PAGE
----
Wisdom and Understanding
Wisdom and knowledge are not just the same thing– sometimes they are completely opposite to each other. Understanding is something that is taught– and there is a lot of understanding from school they utilize to endure. For instance, Piggy uses his glasses to focus the sun rays and spark fire. However wisdom is something natural, that some characters possess, the characteristic that assists them make it through … or dooms them.
Wise characters, like Simon, have something that can’t be explained by the knowledge they got in school or during their previous duration of life. It is something much more primal and mystical, practically spiritual. When left in the darkness, some young boys go nuts, as most of us would do, but a few of them feel comfortable in the darkness as if they currently remained in such conditions and are much more savvy.
Simon goes further than others. He has a moment of a trance-like state, when he speaks to the Lord of the Flies and gets the answers that are too complex and philosophical to be simply the product of the creativity of a kid. Even if the entire dialog is simply Simon’s fantasy, it can’t discuss the reality that the Lord of the Flies predicted Simon’s death from the hands of his fellow survivors.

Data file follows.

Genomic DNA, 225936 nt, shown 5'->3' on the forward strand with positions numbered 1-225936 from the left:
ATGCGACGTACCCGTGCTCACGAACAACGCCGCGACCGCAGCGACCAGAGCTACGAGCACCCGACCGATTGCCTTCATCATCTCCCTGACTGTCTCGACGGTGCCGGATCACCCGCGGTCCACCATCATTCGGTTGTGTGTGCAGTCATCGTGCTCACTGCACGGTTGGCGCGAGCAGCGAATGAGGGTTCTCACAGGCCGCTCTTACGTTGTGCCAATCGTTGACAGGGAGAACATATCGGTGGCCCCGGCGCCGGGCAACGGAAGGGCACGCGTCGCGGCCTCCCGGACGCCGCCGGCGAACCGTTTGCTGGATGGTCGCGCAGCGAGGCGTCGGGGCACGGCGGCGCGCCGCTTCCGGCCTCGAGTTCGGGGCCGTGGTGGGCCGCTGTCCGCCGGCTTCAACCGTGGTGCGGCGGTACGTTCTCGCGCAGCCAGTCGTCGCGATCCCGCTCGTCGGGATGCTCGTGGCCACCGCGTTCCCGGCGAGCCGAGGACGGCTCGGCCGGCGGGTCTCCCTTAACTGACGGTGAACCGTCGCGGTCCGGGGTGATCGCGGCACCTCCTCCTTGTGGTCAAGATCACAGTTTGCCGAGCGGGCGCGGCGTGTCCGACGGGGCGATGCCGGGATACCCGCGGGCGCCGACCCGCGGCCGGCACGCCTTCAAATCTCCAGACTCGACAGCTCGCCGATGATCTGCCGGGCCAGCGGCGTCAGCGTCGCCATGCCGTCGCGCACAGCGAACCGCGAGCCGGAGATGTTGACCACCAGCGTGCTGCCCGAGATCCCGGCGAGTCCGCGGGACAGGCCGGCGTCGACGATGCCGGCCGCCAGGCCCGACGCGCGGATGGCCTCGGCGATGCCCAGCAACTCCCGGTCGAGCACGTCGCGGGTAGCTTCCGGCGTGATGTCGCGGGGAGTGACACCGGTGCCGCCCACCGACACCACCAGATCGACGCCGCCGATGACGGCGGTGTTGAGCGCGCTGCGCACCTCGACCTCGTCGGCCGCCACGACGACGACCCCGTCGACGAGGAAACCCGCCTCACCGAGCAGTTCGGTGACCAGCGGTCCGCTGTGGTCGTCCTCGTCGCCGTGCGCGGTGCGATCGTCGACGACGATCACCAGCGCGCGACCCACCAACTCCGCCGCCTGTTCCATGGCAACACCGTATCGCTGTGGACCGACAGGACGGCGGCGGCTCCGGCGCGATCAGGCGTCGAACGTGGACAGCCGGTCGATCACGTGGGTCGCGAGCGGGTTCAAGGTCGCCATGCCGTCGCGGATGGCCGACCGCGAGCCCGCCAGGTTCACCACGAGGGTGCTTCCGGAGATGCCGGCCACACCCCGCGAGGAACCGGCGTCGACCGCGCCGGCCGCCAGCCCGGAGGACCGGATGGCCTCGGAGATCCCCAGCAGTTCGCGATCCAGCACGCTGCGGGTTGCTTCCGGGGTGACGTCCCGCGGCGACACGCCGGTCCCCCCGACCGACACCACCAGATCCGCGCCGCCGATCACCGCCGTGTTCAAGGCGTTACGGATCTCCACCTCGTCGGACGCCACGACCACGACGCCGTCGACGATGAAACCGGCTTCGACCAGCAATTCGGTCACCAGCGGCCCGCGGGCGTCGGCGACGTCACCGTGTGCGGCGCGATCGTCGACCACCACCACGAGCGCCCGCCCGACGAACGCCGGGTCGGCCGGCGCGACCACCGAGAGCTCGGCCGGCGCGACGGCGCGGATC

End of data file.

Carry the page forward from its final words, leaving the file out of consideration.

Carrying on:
Simon represents knowledge while Piggy represents intelligence. They are completely various from each other, however they both share the same fate– to be eliminated, sacrificed to the primal desires and fears. The irony is that the 2 of the brightest characters are murdered for relatively the extremely characteristics that differ them from the rest of the tribe.
The question of identity is raised by William Golding very frequently in the book. The uniqueness of the boys plays a major part in the story: some of them are more scheduled, some end up being unhinged, a few of them are shy, spirited or odd. The character of each of them shines when they take the shell to speak on their gatherings. This makes their turning into the mindless crowd much more scary.
When the young boys sign up with Jack’s people, they compromise their identities, accepting the will of Jack and becoming the administrators of his will. They cover their confront with war paint, turning them into similar clay masks. The useful meaning of it is to prevent the pigs from seeing their white skin while the boys hunt. However the painting also has both historical and psychological significance: from the one hand, the tribal war paint unifies the people, making it the single pack that collaborates. But from the other hand the young boys consequently discard their identities to feel much better with all the atrocities they dedicate. They reject their characters, becoming the nameless beings who do not have “selves” to manage and restrict.
Another thing that is essential is the phenomenon that is called the psychology of the crowd. When individuals collect and are agitated by something or somebody, like a charismatic leader, their identities and critical thinking melt together into the single entity driven by the primal desires and managed by the leaders. This collective entity, a hive mind of sort, is the Beast the boys fear so much– if we can think the Lord of the Flies who speaks to Simon.
The Nature of Evil